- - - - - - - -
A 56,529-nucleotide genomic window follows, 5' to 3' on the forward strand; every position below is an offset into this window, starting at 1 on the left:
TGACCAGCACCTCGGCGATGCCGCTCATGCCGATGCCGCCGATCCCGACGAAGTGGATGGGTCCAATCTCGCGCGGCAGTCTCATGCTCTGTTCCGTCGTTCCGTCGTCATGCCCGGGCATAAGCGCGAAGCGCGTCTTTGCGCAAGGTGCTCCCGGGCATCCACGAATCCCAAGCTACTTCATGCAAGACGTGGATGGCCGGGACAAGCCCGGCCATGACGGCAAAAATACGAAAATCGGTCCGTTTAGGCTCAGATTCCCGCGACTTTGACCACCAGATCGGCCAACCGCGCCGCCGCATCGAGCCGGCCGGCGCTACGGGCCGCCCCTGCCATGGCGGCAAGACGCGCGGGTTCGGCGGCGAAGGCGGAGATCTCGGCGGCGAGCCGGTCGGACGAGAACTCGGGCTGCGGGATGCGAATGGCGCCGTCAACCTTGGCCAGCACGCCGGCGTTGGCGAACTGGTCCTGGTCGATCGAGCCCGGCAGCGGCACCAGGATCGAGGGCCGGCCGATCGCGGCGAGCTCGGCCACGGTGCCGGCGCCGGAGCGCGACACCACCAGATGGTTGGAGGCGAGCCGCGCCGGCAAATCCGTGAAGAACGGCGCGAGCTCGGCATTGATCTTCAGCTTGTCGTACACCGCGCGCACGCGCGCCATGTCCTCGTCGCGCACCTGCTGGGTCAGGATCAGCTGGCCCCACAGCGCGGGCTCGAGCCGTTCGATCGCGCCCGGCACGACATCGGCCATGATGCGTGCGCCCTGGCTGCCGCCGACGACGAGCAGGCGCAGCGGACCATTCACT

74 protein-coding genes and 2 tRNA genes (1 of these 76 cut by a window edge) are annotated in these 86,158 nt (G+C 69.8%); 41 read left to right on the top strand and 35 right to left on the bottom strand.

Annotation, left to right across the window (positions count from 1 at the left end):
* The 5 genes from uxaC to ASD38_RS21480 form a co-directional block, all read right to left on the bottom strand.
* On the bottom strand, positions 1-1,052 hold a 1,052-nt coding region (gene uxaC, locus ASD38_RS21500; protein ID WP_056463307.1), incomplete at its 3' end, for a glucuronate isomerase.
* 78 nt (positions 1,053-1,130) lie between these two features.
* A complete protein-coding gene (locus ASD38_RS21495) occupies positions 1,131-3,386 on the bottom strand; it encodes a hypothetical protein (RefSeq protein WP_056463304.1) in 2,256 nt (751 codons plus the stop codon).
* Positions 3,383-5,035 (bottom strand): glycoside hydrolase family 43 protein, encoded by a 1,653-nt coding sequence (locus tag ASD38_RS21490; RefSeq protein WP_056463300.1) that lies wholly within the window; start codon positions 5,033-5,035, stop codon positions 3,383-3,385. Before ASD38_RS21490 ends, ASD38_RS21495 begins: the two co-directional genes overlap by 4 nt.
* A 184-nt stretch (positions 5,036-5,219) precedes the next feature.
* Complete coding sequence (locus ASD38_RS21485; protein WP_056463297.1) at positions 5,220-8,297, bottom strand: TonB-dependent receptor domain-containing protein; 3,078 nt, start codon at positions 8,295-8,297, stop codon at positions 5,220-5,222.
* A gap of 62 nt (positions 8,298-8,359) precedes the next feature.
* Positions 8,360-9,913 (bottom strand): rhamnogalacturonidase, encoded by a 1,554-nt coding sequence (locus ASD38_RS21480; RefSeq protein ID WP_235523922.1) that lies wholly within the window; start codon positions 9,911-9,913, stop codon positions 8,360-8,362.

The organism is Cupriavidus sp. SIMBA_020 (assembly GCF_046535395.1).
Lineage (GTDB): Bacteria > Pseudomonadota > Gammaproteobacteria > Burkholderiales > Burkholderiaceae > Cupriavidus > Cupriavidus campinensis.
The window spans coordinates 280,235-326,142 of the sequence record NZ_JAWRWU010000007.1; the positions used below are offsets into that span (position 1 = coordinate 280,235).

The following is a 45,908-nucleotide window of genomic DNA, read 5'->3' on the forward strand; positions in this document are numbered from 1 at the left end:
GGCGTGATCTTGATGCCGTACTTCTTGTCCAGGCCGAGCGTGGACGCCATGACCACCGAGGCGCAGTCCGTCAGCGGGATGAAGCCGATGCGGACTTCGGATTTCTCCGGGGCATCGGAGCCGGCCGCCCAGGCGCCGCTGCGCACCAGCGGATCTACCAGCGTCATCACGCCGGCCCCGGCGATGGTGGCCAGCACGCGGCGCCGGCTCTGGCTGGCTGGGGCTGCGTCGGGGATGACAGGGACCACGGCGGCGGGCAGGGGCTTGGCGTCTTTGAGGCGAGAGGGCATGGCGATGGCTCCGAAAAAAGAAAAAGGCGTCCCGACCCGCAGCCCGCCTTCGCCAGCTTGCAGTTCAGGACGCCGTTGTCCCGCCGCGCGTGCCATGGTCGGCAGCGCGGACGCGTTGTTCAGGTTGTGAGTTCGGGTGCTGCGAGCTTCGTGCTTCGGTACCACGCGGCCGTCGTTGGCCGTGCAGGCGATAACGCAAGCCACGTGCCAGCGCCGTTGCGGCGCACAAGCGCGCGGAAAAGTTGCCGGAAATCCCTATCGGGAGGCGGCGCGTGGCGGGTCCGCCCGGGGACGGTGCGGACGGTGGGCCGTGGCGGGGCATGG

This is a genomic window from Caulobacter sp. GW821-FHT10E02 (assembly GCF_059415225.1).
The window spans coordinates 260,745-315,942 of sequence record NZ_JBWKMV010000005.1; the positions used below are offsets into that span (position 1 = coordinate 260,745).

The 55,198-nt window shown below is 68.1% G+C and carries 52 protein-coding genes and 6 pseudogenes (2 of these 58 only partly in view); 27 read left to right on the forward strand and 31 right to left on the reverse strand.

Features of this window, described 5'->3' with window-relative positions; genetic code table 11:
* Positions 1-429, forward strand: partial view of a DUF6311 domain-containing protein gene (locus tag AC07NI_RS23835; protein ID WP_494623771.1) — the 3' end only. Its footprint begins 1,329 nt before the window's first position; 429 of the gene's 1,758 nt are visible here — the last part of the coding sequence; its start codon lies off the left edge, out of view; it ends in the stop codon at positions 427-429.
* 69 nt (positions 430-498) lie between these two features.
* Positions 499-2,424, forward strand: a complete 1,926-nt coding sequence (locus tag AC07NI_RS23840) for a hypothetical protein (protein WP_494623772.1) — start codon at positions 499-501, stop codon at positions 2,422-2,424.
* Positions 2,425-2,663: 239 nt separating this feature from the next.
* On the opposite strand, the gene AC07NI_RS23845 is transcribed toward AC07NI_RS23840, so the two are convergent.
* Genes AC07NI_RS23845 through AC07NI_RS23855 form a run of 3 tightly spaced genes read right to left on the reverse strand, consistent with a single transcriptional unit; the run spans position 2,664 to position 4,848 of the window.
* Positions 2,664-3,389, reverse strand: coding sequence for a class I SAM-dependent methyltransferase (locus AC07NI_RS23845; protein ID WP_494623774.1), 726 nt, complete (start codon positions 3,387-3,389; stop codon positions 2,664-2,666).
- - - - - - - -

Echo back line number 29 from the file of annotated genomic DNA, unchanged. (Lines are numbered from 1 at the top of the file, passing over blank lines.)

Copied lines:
* Positions 2,664-3,389, reverse strand: coding sequence for a class I SAM-dependent methyltransferase (locus AC07NI_RS23845; protein ID WP_494623774.1), 726 nt, complete (start codon positions 3,387-3,389; stop codon positions 2,664-2,666).